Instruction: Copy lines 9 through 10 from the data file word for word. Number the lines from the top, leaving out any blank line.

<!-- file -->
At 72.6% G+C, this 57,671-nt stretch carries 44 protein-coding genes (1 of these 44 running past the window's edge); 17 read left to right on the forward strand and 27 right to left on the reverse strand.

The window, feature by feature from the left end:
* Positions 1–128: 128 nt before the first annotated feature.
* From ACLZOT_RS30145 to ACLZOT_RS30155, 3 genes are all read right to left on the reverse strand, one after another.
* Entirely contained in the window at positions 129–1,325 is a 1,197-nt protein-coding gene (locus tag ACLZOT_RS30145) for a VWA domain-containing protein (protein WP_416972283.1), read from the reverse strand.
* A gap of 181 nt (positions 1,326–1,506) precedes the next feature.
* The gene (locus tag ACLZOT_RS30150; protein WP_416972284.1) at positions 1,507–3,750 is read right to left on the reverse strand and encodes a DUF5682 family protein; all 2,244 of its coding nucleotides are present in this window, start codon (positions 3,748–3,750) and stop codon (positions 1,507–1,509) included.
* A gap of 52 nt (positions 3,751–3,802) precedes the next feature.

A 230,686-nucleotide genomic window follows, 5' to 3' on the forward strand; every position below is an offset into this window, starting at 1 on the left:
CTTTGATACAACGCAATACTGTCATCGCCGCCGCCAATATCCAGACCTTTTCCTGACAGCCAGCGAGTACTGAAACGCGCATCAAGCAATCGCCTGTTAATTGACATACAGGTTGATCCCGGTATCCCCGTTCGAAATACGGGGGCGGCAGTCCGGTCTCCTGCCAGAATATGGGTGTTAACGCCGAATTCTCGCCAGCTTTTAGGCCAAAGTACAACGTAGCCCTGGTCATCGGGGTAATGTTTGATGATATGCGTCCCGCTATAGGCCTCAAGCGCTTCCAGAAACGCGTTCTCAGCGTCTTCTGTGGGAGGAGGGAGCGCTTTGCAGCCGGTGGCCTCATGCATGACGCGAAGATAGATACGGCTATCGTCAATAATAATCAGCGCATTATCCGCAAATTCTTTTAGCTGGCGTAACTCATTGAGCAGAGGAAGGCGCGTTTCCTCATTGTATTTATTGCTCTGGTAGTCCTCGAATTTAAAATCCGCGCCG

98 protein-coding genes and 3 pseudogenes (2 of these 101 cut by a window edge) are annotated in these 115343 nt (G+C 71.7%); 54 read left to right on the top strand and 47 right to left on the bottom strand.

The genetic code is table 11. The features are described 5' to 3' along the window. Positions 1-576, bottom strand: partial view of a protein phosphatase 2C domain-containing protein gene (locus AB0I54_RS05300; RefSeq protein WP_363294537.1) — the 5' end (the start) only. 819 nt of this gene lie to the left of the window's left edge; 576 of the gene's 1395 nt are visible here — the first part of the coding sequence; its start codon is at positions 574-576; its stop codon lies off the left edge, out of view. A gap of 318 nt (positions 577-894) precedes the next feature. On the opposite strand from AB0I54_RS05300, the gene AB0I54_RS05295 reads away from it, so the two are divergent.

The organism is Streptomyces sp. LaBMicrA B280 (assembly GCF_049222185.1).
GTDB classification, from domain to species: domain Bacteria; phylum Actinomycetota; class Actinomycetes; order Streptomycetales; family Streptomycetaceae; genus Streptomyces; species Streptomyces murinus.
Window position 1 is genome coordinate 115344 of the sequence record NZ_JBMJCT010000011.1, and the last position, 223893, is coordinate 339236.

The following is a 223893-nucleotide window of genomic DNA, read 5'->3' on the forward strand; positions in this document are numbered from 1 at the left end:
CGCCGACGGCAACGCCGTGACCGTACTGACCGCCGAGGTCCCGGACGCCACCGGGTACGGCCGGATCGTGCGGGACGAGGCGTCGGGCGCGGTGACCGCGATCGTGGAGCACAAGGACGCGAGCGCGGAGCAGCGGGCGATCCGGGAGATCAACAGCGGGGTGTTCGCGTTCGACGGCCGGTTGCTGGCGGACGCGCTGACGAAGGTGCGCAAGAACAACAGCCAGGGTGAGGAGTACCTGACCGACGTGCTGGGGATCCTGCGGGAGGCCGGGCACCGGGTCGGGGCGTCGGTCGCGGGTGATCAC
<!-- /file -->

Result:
A 230,686-nucleotide genomic window follows, 5' to 3' on the forward strand; every position below is an offset into this window, starting at 1 on the left:
CTTTGATACAACGCAATACTGTCATCGCCGCCGCCAATATCCAGACCTTTTCCTGACAGCCAGCGAGTACTGAAACGCGCATCAAGCAATCGCCTGTTAATTGACATACAGGTTGATCCCGGTATCCCCGTTCGAAATACGGGGGCGGCAGTCCGGTCTCCTGCCAGAATATGGGTGTTAACGCCGAATTCTCGCCAGCTTTTAGGCCAAAGTACAACGTAGCCCTGGTCATCGGGGTAATGTTTGATGATATGCGTCCCGCTATAGGCCTCAAGCGCTTCCAGAAACGCGTTCTCAGCGTCTTCTGTGGGAGGAGGGAGCGCTTTGCAGCCGGTGGCCTCATGCATGACGCGAAGATAGATACGGCTATCGTCAATAATAATCAGCGCATTATCCGCAAATTCTTTTAGCTGGCGTAACTCATTGAGCAGAGGAAGGCGCGTTTCCTCATTGTATTTATTGCTCTGGTAGTCCTCGAATTTAAAATCCGCGCCG